If your calorie throughput and output is greater than your calorie input,then you’ll lose weight in the same manner. For every 7,000 calories less you eat, you’ll lose one kilo of fat. (Keep in mind though, that ‘fat’ and ‘weight’ are not the same thing. Water loss and water gain, and muscle loss and muscle gain also affect the needle on your weighing scale.) This is more simple than you think and more complicated than it appears. Simple because, if you eat more calories than you expend, you put on weight, and if you eat fewer calories than you expend, you lose weight. Complicated because of the ‘throughput’ factor – metabolism.
Body and soul
To understand why you put on weight easily or take so long to lose weight , however faithfully you follow a weight loss plan, you need to understand metabolism.
Metabolism, or Body Metabolic Rate (BMR) is the energy the body expends while it’s at rest to maintain normal bodily functions such as the beating of the heart, respiration, maintenance of body tem perature and so on. This is continual work that ‘burns’ or expends about 60 to 70 per cent of the calories we take in, so weight issues depend on our metabolisms.
Your BMR is influenced by a number of factors: Genetics: Some people are born with faster metabolisms, others with slower metabolisms. Gender: Men have greater muscle mass and lower body fat percentage than women. So men have a higher BMR. Age: The BMR reduces with age. After 20 years, it drops about two per cent per decade. Body fat percentage: The lower your body fat percentage, the higher your BMR. It’s because the male body has a lower body fat percentage than the female body that men generally have a 10-15 per cent faster BMR than women.
Diet: Starvation or serious abrupt calorie-reduction can dramatically reduce BMR by up to 30 per cent. Restrictive low-calorie weight loss diets may cause your BMR to drop as much as 20 per cent. Body temperature: For every increase of 0.5° C in the internal temperature of your body the BMR in , creases by about seven per cent. Chemical reactions in the body actually occur more quickly at higher temperatures.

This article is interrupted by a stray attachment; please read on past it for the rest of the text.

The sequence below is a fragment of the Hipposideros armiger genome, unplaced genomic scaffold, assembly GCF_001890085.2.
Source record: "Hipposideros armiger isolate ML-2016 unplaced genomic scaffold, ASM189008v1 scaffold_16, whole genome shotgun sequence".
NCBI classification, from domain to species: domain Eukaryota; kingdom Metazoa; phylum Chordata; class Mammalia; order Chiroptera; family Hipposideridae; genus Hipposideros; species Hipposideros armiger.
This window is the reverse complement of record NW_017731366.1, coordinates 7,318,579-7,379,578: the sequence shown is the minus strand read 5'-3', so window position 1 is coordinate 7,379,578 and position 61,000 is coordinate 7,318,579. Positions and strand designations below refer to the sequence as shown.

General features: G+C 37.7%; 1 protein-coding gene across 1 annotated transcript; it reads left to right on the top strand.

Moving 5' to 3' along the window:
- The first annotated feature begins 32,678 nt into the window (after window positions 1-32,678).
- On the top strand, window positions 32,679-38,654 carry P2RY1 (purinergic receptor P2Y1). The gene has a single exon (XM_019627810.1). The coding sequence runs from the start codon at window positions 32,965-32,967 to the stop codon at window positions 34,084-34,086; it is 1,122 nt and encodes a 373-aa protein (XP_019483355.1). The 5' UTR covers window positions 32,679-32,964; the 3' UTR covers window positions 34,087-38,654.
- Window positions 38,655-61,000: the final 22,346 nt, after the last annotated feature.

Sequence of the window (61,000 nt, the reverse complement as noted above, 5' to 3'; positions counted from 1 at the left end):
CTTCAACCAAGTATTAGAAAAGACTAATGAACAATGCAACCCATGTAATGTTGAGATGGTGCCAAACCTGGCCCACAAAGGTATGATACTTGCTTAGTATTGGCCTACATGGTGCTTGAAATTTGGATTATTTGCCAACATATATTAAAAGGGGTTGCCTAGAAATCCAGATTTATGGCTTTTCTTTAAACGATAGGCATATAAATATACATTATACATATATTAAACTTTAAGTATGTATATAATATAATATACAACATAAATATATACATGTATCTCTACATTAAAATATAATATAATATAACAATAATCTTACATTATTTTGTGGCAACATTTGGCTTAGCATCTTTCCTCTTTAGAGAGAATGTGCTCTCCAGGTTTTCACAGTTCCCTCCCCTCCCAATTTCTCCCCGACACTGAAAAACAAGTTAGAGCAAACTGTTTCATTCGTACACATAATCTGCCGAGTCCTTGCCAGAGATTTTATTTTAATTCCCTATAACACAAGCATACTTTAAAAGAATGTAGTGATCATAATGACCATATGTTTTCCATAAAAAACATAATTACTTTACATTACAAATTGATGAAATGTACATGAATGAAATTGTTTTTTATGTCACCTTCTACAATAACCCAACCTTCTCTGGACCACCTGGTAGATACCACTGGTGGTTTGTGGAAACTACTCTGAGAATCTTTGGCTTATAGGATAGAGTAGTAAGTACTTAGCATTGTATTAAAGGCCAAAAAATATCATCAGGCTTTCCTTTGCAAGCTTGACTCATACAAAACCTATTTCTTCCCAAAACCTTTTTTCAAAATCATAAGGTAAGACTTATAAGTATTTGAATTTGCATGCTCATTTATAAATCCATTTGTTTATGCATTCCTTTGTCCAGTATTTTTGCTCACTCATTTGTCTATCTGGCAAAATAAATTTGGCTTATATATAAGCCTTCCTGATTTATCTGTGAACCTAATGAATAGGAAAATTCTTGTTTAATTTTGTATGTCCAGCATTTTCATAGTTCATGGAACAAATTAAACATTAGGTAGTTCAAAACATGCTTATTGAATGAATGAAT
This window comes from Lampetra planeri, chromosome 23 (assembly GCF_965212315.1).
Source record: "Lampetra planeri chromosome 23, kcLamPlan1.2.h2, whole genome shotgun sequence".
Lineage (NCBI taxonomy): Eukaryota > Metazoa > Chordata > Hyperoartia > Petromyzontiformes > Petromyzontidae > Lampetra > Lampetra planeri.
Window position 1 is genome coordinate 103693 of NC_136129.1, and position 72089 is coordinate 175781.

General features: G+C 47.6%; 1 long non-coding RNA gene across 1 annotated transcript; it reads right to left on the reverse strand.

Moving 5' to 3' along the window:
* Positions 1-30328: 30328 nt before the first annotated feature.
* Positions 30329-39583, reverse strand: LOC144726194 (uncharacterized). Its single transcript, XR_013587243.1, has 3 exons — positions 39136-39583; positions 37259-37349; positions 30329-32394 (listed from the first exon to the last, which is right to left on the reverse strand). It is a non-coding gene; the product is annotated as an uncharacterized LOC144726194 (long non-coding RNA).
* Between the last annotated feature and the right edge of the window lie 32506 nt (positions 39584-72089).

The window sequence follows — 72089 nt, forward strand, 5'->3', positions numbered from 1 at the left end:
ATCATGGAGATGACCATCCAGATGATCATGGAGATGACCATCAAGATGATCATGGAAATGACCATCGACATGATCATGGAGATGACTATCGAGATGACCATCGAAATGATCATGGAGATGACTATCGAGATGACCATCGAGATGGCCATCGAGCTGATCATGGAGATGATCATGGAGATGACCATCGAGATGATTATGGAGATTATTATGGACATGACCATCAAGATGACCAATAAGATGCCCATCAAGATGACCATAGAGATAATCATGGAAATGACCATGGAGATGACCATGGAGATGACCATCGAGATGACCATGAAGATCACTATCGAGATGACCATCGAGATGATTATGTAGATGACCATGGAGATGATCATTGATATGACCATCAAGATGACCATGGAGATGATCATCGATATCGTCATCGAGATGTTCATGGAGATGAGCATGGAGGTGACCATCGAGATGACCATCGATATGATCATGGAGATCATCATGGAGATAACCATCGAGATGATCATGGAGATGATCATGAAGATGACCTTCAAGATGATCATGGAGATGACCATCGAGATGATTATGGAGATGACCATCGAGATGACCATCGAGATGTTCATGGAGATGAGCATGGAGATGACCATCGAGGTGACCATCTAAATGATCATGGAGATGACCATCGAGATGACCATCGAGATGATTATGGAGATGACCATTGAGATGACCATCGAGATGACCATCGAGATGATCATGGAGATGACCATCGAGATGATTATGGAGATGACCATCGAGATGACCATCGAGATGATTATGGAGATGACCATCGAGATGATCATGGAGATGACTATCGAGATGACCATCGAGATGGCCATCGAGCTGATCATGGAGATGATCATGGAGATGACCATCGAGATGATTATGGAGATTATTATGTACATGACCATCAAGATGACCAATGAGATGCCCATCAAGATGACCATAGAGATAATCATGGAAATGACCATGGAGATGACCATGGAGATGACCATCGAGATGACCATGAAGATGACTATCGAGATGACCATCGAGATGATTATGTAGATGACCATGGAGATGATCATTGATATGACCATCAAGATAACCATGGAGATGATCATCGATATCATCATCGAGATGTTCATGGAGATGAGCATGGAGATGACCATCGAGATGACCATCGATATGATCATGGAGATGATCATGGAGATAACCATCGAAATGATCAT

Therefore, a patient with a fever of 42° C (about 4° C above normal) would have an increase of about 50 per cent in BMR. External low temperature: Temperature outside the body also affects BMR. Exposure to cold causes an increase in the BMR, because the body needs to create extra heat to maintain its internal temperature.
External high temperature: A short exposure to heat has little effect on the metabolism as it is compensated mainly by increased heat loss.
However, prolonged exposure to external heat can raise BMR. That’s why steam baths, saunas and body wraps are often recommended as part of weight loss programmes. Glands: The more thyroxin (thyroid hormones) that the body produces, the higher the BMR. When only a little thyroxin is produced (a condition known as myxoedema), the BMR may shrink to 30-40 per cent of the normal rate.
Exercise: Physical exercise not only influences body weight by burning calories, it also helps raise your BMR by building lean tissue. Lean tissue is more metabolically demanding than fat tissue. So you burn more calories even when you sleep.
Go for it
Now that you under stand these concepts, it’s clear that the only way to lose excess fat is to eat less and make your body work more. And the only way to maintain your weight, once it has been corrected, is to balance your calorie intake and your energy expenditure. Nothing else will work.
This is how you can achieve this:
1. Plan your diet carefully.
2. Make an exercise plan after analysing your daily activities.
3. Correct factors that affect your BMR, such as hormonal imbalances.
Even if you go to professionals for diet and exercise plans, make sure that they take into account your BMR and daily activities.
The writer is a fitness and gym consultant